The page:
Endangered North Atlantic right whale freed from fishing line
An endangered North Atlantic right whale has been freed after getting entangled in fishing gear near the area where six other whales were found dead.
Tonya Wimmer of the Marine Animal Response Society said the large whale was cut free of the fishing line in its mouth after it was spotted by an aerial surveillance plane in the Gulf of St. Lawrence on Wednesday afternoon.
“It’s a good news story … thank goodness,” said Kim Davies of Dalhousie University’s Department of Oceanography. “It was disentangled pretty readily – they didn’t have to chase it over multiple days.”
The whale didn’t appear to have been snarled in the mess of gear for very long, and appeared to not have suffered serious injuries, Davies said.
A research ship was nearby and marine mammal experts were able to free the whale within six hours of it being spotted.
The discovery comes after six of the massive animals were found floating in the gulf, with two suffering injuries consistent with ship strikes and a third dying from an entanglement in fishing gear.
One of the six dead whales has now drifted close to shore on the Magdalen Islands. Wimmer said they are discussing sending a team to do an animal autopsy to determine its cause of death, as had been done in three others.
“It seems very clear that there definitely are a lot of right whales that are using that habitat … they’re definitely encountering the gear that obviously is in that area,” Wimmer said.
Researchers have identified 90 individual whales this year in the Gulf of St. Lawrence, Davies said, and they appear to be crossing shipping lanes.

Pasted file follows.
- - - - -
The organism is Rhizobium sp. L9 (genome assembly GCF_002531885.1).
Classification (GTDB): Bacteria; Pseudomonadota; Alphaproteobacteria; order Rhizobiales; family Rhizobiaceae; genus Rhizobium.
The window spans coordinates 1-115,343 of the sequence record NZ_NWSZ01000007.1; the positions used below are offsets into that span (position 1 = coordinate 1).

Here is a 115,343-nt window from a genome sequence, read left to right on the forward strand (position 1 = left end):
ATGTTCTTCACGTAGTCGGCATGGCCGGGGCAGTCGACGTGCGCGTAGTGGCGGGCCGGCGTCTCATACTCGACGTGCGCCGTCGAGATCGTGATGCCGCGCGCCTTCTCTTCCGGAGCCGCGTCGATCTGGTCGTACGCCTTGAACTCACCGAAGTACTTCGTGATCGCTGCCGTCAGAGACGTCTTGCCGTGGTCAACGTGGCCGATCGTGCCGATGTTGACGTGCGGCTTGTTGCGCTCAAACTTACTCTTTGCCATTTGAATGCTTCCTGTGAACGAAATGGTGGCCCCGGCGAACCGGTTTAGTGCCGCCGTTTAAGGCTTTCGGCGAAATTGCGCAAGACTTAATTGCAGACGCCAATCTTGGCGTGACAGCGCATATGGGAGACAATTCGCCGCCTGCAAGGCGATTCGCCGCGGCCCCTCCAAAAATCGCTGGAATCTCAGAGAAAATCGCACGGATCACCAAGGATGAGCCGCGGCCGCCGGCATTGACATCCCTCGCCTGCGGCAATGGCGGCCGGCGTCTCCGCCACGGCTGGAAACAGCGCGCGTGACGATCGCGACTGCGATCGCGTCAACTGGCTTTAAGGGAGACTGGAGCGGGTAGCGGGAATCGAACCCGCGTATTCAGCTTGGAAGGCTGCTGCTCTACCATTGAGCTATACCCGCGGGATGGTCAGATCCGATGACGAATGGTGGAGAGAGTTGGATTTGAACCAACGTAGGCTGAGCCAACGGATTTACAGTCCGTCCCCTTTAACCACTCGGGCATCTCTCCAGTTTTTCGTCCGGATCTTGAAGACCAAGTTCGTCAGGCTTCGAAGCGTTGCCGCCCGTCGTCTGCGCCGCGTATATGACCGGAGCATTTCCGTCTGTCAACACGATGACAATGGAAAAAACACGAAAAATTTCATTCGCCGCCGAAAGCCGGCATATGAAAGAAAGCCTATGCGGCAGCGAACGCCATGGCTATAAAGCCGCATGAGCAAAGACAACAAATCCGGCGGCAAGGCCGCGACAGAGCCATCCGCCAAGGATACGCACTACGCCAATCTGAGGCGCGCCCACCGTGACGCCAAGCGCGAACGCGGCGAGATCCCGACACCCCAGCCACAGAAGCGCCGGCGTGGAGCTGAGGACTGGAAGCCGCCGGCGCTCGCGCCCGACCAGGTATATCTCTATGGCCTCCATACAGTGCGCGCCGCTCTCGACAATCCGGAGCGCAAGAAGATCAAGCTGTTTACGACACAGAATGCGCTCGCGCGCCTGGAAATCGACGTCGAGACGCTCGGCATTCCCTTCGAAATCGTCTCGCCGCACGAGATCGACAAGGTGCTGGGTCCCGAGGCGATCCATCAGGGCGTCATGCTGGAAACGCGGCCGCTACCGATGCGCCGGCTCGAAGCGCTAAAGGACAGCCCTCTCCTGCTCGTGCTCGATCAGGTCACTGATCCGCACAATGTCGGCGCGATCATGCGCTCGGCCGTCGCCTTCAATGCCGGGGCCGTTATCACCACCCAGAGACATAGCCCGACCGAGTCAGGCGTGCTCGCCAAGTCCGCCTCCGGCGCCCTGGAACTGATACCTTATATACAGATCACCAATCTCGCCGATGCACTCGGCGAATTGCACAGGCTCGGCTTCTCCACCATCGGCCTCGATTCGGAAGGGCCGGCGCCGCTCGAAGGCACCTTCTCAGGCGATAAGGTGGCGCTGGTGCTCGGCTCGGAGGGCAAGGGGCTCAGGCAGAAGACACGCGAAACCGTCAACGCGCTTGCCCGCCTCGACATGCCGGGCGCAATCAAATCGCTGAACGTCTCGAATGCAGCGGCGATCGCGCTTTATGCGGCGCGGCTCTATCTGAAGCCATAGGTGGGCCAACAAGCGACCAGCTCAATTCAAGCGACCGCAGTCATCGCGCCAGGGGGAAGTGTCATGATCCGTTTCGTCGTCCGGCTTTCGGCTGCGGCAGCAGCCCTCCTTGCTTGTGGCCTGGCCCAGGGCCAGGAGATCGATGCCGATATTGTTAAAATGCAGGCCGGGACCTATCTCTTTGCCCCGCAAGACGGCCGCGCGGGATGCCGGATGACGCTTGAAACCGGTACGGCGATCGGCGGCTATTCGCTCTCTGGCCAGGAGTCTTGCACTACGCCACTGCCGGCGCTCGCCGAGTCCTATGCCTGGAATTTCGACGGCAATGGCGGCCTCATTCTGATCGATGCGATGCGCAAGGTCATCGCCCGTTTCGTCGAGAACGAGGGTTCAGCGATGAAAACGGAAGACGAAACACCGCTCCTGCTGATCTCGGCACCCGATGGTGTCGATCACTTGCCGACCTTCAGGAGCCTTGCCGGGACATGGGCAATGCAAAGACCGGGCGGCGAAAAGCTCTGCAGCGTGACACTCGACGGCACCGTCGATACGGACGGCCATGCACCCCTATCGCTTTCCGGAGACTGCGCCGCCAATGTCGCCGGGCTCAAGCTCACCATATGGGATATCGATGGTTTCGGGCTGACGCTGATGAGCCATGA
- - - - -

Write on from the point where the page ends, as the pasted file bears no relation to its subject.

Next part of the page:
“We have fairly good evidence … that there’s probably more whales in the gulf now than there has been, and these entanglements and ship strikes are not isolated events,” she said. “There’s been a few different events now.”
Three right whales were found dead in the southern gulf in 2015, although none were necropsied, she said.
There are no conservation management initiatives for right whales in the Gulf of St. Lawrence “because we’ve only known they’ve been there for three years,” Davies said.
Measures have been taken elsewhere in the Maritimes to minimize contact between shipping traffic and whales, and Davies said she expects similar measures will be discussed in the gulf.
“There are speed restriction options, there’s re-routing options, there’s adaptive management options, so I think we’re going to see all that put on the table now,” she said.
Among the possibilities: Acoustic monitoring for whales, so ships can be alerted in real time that they are present, as currently happens in the Boston area.
© 2017 The Canadian Press